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30thBrussels Briefing on Agricultural Resilience- 4. Dominique Burgeon, Building resilience in countries in protracted crises
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30thBrussels Briefing on Agricultural Resilience- 4. Dominique Burgeon, Building resilience in countries in protracted crises

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Presentation hold by Dominique Burgeon, Director of Emergency Operations and Rehabilitation Division at FAO, as part of the first panel of the 30th edition of the Brussels Briefing on “Agricultural …

Presentation hold by Dominique Burgeon, Director of Emergency Operations and Rehabilitation Division at FAO, as part of the first panel of the 30th edition of the Brussels Briefing on “Agricultural resilience in the face of crisis and shocks", organized by CTA in collaboration with the ACP Secretariat, the EC/DEVCO, Concord, and IFPRI on 4th March 2013.
More on: http://brusselsbriefings.net/


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  • There are many definitions of resilience. This is the one that FAO uses to reflect its mandate.Resilient livelihoods have the ability to withstand threats or the ability to adapt to new pathways in times of crises.
  • - resilience as a common overarching goal for multi stakeholders, humanitarian, development, investment and policy makers to tackle together root causes of crisis- resilient livelihoods building in the diversity of assets and approaches and grounded on cross sectorial synergies: crops, live stocks, fish, tree, water, soils, etc...- resilient multi-year funding and programming allowing flexibility and adaptation especially in recurrent crisis areas- fostering coherence between immediate and medium to long term actions thus ads sing the LRRD
  • We all urgently need a common unifying resilience agenda that help us moving forward addressing the challenges ahead
  • Transcript

    • 1. Brussels Briefing n. 30 Agricultural Resilience in the Face of Crises and Shocks 4th March 2013 http://brusselsbriefings.netBuilding resilience in countries in protracted crises Dominique Burgeon, Director of Emergency Operations and Rehabilitation Division, FAO
    • 2. RESILIENCE INPROTRACTED CRISES Brussels Development Briefings 4 March 2013 Dominique Burgeon Director, Emergency and Rehabilitation Division
    • 3. Resilience in the new FAO strategicframework Global Goal: Reduction of hunger Elimination of poverty through Sustainable management of and malnutrition economics and social progress natural resources SO1 SO2 SO3 SO4 SO5 Increase and improve Reduce rural poverty Enable more inclusive Increase theEradicate provision of goods and efficient food and resilience ofhunger, food and services from agricultural systems at livelihoods to threatsinsecurity and agriculture, forestry local, national and and crisesmalnutrition and fisheries in a international levels sustainable manner Resilience in terms of Resilience in terms Resilience as an Resilience in terms Resilience sustainable production of social poverty institutional condition of market and food for reducing hunger and agroecosystem dimension chain dimension to shocks stresses Resilience to stresses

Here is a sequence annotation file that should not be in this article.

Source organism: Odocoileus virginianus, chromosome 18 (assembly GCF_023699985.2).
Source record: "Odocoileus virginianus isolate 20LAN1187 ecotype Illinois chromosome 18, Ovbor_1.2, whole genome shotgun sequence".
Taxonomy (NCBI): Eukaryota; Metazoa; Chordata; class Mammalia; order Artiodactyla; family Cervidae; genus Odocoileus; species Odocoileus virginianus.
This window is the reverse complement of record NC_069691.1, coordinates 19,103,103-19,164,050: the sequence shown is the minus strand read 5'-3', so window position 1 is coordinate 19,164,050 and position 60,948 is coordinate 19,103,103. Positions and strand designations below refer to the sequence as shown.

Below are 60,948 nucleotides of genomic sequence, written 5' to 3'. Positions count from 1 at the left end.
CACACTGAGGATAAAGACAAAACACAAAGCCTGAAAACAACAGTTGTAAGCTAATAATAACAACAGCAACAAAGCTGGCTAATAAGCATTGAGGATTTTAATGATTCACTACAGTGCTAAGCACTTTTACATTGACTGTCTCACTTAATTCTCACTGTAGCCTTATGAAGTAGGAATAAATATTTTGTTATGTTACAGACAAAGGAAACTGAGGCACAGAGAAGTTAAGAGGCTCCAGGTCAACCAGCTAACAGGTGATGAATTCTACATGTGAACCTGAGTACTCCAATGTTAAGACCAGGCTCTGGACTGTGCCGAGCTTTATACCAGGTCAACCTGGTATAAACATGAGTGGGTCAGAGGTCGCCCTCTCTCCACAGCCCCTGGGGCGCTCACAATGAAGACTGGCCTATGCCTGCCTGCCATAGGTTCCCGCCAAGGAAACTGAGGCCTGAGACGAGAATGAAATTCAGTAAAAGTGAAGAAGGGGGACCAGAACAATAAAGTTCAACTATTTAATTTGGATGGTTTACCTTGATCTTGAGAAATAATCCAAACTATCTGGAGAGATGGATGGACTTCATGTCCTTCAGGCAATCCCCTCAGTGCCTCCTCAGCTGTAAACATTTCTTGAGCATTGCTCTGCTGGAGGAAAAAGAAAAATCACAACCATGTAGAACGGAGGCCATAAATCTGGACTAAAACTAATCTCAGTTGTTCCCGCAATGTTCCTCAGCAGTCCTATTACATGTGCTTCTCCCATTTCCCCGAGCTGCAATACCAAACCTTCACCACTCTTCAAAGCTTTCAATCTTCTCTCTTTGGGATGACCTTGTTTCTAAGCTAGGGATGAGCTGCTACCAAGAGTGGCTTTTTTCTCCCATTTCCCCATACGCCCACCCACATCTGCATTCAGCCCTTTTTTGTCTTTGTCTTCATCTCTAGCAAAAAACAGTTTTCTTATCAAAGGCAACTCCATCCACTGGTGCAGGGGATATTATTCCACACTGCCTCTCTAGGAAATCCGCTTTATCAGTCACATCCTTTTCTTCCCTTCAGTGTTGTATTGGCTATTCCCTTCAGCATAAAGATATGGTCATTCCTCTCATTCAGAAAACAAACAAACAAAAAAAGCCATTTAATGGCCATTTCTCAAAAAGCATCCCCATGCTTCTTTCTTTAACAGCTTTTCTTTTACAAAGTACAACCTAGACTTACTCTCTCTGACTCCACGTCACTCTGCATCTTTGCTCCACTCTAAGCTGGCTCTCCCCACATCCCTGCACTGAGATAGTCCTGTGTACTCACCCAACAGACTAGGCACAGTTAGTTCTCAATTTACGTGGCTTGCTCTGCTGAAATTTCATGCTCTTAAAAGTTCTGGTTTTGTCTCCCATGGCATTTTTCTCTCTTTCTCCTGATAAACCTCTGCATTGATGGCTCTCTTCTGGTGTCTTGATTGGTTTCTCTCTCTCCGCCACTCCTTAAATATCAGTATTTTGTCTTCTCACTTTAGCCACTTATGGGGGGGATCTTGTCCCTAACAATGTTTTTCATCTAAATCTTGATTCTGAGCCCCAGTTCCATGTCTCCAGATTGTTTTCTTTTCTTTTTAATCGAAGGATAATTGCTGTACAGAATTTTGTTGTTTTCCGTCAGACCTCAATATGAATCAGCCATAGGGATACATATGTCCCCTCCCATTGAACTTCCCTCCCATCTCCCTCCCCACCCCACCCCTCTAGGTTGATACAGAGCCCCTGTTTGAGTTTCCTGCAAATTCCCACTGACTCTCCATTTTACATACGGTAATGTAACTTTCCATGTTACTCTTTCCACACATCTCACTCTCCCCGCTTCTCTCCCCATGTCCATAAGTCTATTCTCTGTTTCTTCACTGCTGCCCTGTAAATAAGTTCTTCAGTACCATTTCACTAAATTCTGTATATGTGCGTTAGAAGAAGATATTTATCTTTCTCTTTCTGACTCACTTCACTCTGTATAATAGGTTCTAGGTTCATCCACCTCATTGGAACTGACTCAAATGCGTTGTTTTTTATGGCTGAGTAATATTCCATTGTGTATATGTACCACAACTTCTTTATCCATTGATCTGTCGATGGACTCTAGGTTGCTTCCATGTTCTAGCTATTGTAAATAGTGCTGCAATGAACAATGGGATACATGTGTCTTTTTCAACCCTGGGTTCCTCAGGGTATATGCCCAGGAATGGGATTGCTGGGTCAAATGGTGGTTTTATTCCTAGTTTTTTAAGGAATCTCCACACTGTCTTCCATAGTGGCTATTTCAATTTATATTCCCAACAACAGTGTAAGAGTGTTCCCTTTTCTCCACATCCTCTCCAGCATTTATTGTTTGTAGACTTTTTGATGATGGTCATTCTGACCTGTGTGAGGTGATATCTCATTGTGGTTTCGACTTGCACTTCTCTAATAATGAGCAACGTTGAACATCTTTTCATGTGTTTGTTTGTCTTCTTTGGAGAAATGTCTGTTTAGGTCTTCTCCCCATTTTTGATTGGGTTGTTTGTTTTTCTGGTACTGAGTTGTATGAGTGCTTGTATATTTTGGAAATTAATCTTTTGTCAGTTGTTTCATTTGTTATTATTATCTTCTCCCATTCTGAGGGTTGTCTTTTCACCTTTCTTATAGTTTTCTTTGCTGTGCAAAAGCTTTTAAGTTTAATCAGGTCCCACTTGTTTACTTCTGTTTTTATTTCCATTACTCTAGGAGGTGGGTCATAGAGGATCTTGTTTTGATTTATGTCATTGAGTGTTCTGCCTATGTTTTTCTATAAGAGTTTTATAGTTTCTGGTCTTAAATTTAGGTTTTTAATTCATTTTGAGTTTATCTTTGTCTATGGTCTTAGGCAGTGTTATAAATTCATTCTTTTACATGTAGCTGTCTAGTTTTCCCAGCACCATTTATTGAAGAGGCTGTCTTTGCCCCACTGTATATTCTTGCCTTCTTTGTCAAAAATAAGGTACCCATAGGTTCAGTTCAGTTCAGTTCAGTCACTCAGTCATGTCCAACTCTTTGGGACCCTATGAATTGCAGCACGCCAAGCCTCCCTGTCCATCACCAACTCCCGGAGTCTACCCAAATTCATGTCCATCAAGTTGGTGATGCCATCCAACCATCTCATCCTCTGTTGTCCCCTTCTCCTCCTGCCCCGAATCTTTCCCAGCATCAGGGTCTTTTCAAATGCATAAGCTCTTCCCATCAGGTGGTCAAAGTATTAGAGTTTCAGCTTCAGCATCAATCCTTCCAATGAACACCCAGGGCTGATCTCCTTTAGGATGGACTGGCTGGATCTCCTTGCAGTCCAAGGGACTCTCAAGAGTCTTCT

• 4. Resilience to shocks The ability to prevent disasters and crises or to anticipate, absorb, accommodate or recover and adapt from shocks impacting nutrition, agriculture, food security and safety and specific related public health risks in a timely, efficient and sustainable manner.• Ability to withstand threats• Ability to adapt to new pathways in times of crises
    • 5. Beyond the Hyogo Framework for Action-HFA :5 types of crisis • Natural disasters • Extreme weather events • Geo-hazards (e.g., earthquakes, landslides, et c.) • Food chain emergencies/ transboundary threats • Socio-economic crises (e.g. high food prices) • Violent conflicts • Protracted crises
    • 6. Resilience - Four thematic pillars 1/ GOVERN RISKS AND CRISIS: Institutional strengthening and risk and crisis management governance for agriculture, food and nutrition4/ PREPARE & RESPOND TO CRISIS: Increase 2/ WATCH TO SAFEGUARD:Preparedness and response to crisis resilience of Information and early warning systems for livelihoods affecting agriculture (including agriculture, food and nutrition and to shockslivestock, fisheries, aquaculture and transboundary threats forestry), food and nutrition 3/ APPLY PREVENTION AND MITIGATION MEASURES: Protection, prevention, mitigation and building livelihoods with technologies, approaches and good practices for agriculture, food and nutrition